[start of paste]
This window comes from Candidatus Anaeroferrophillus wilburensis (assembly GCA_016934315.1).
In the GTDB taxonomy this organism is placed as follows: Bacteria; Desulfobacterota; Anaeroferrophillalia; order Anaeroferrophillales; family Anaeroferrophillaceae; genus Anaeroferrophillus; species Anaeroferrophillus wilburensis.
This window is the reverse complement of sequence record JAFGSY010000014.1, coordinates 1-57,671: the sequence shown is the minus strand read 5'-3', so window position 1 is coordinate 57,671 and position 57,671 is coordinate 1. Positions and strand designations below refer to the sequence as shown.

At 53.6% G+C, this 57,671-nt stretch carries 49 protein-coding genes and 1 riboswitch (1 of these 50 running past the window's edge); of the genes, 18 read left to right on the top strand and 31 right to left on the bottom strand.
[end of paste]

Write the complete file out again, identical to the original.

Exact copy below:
This window comes from Candidatus Anaeroferrophillus wilburensis (assembly GCA_016934315.1).
In the GTDB taxonomy this organism is placed as follows: Bacteria; Desulfobacterota; Anaeroferrophillalia; order Anaeroferrophillales; family Anaeroferrophillaceae; genus Anaeroferrophillus; species Anaeroferrophillus wilburensis.
This window is the reverse complement of sequence record JAFGSY010000014.1, coordinates 1-57,671: the sequence shown is the minus strand read 5'-3', so window position 1 is coordinate 57,671 and position 57,671 is coordinate 1. Positions and strand designations below refer to the sequence as shown.

At 53.6% G+C, this 57,671-nt stretch carries 49 protein-coding genes and 1 riboswitch (1 of these 50 running past the window's edge); of the genes, 18 read left to right on the top strand and 31 right to left on the bottom strand.